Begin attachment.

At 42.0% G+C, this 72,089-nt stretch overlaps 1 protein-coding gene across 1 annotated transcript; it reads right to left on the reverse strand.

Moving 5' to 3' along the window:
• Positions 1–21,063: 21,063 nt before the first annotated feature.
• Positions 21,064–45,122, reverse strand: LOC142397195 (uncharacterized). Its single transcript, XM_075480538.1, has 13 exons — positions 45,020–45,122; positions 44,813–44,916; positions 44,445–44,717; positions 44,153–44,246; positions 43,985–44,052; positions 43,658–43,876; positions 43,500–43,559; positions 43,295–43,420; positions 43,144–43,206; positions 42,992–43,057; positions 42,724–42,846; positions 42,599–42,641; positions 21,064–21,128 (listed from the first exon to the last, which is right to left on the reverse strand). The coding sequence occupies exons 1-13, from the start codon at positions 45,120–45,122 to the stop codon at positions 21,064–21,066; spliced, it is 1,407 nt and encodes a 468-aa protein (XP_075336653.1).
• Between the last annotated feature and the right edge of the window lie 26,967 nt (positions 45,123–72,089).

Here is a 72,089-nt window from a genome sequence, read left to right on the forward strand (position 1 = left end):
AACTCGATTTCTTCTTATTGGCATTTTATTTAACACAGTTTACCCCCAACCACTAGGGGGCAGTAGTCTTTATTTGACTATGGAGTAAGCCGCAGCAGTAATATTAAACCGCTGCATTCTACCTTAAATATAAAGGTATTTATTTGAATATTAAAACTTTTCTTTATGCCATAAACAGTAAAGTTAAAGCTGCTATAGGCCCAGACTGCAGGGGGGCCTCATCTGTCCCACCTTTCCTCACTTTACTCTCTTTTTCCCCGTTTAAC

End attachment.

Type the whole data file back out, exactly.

At 42.0% G+C, this 72,089-nt stretch overlaps 1 protein-coding gene across 1 annotated transcript; it reads right to left on the reverse strand.

Moving 5' to 3' along the window:
• Positions 1–21,063: 21,063 nt before the first annotated feature.
• Positions 21,064–45,122, reverse strand: LOC142397195 (uncharacterized). Its single transcript, XM_075480538.1, has 13 exons — positions 45,020–45,122; positions 44,813–44,916; positions 44,445–44,717; positions 44,153–44,246; positions 43,985–44,052; positions 43,658–43,876; positions 43,500–43,559; positions 43,295–43,420; positions 43,144–43,206; positions 42,992–43,057; positions 42,724–42,846; positions 42,599–42,641; positions 21,064–21,128 (listed from the first exon to the last, which is right to left on the reverse strand). The coding sequence occupies exons 1-13, from the start codon at positions 45,120–45,122 to the stop codon at positions 21,064–21,066; spliced, it is 1,407 nt and encodes a 468-aa protein (XP_075336653.1).
• Between the last annotated feature and the right edge of the window lie 26,967 nt (positions 45,123–72,089).

Here is a 72,089-nt window from a genome sequence, read left to right on the forward strand (position 1 = left end):
AACTCGATTTCTTCTTATTGGCATTTTATTTAACACAGTTTACCCCCAACCACTAGGGGGCAGTAGTCTTTATTTGACTATGGAGTAAGCCGCAGCAGTAATATTAAACCGCTGCATTCTACCTTAAATATAAAGGTATTTATTTGAATATTAAAACTTTTCTTTATGCCATAAACAGTAAAGTTAAAGCTGCTATAGGCCCAGACTGCAGGGGGGCCTCATCTGTCCCACCTTTCCTCACTTTACTCTCTTTTTCCCCGTTTAAC